Historical Preservation of Archival, Genealogical and Family Records

Archive of historical documents that can be digitized with document scanning for easy management

Archives of memories stored on aging microfilm, microfiche, photographs, and paper are sentimental and hold emotional value. As time goes by, these formats can age and decay.

To keep the integrity of historical documents, archivists and historians create digital backups of records with document scanning and management. Users can zoom in on, study documents in detail, easily search and retrieve files by searching for keywords and phrases throughout documents.

Typically the content of historical records include:

  • Census records
  • Birth certificates
  • Marriage licenses
  • Death records
  • Historical photos

The types of historical documents that can be digitized is nearly endless. Collections of newspapers, letters, or any document that needs to be searchable is a great candidate for a historical document scanning project.

4 Threats to Historical Documents

You’ve probably seen a copy of the Declaration of Independence in an online collection. If the National Archives doesn’t keep our artifacts stored in a dusty attic, you shouldn’t either.

Here are 4 of the endless threats to historical documents that motivate stewards to preserve their records.

Keep historical archives and documents safe from unexpected fires with document scanning to back up files.
We never know when an unexpected fire, flood, or other natural disaster will destroy our history. Digital back ups of historical records ensures they can be viewed for years to come, even after a disaster.

Natural Disaster

Courthouses, local library archives, and even homes can unexpectedly catch fire and destroy vital historical records. A single flood, fire, or other natural disaster can mean no way to recover precious history stored on paper if there are no copies stored off-site.

Document scanning creates a digital backup of each original item in your archive’s inventory. Each scanned image is stored on a digital network, backed up daily and recoverable after a total loss. Digital backups ensure there is always a copy once the dust settles.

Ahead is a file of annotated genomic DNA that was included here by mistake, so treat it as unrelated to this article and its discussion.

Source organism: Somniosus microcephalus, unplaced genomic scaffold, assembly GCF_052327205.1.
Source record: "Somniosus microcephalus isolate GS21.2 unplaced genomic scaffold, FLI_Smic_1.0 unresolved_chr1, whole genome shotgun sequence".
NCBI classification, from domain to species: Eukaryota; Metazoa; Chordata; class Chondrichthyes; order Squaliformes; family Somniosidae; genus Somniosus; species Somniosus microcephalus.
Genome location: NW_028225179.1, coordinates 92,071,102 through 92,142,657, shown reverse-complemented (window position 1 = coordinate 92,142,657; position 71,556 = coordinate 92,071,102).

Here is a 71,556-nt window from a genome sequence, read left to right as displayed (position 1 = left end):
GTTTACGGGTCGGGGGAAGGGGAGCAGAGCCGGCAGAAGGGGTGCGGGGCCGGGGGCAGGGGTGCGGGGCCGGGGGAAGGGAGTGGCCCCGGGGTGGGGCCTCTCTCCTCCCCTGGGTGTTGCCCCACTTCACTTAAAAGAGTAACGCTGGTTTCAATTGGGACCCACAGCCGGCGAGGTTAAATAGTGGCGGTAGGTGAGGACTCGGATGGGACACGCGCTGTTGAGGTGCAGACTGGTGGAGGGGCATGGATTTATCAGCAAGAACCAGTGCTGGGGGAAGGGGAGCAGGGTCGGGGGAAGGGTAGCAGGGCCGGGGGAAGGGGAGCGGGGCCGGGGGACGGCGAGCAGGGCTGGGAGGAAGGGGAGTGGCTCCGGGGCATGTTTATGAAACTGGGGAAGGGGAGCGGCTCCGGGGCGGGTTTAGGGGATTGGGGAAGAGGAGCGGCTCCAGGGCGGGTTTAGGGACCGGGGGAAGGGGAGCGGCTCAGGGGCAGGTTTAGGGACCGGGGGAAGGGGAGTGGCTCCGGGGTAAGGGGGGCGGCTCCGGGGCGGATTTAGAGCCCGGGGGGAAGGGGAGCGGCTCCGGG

Schools and universities, government organizations, and local historical associations rely on digitizing their archives to continuously preserve their legacy in the case of an unforeseen event.

Aging Population

As our aging population continues to decline, our communities will lose a part of their oral history. Historical preservationists use document scanning and preservation to share stories after they are gone.

Document indexing and OCR technology makes it easier for historians and researchers to find information without full-context. Digitizing historical documents, archives, and genealogical records isn’t just for massive museums. Anyone can benefit from preserving aging files into digital images.

Museums and preservation societies typically conserve documents filled with valuable recollections of past events, but that doesn’t mean family and community collections are any less valuable.

Why Historical Documents Should Be Digitally Preserved

Along with preserving the context of historical documents, archival document scanning allows artifacts to be shared with a larger audience. People no longer have to travel to distant galleries and museums to see legendary records.

Now small and local historical institutions can make their documents available online for subscribers, the general public, or to remote researchers. For smaller collections, family relics can be shared with friends and family members to nearly any device.

On popular genealogy websites such as Ancestry.com, anyone can submit copies of digitized records to member databases, helping others reconnect with lost family and fill in their family trees.

Digitization ensures your collection is a resource over time. Opening availability of your collection of historic relics can identify sources to establish their importance to history.

Storage Conditions

Historical documents are extremely fragile so storing, handling, and preserving them must be approached carefully.

Before you start a historical scanning project, you’ll need to think about where your documents will be stored afterwards. Stored paper documents must be in an area free of any dust, dirt and other contaminants.

Pages stored in boxes should be placed on acid-free archival paper to prevent damage while in storage. Ideal storage temperatures vary between 65-72 degrees Fahrenheit.

Storage boxes should remain at room temperature with humidity below 65% to prevent mold growth and insect activity. Be sure not to keep humidity under 15% because it will cause brittleness.

At Didlake Imaging, our climate controlled facility operates under a strict chain of custody where we take the extra measures to keep your documents safe.

Aging paper files holding valuable information that can be preserved with document imaging.Aging File Formats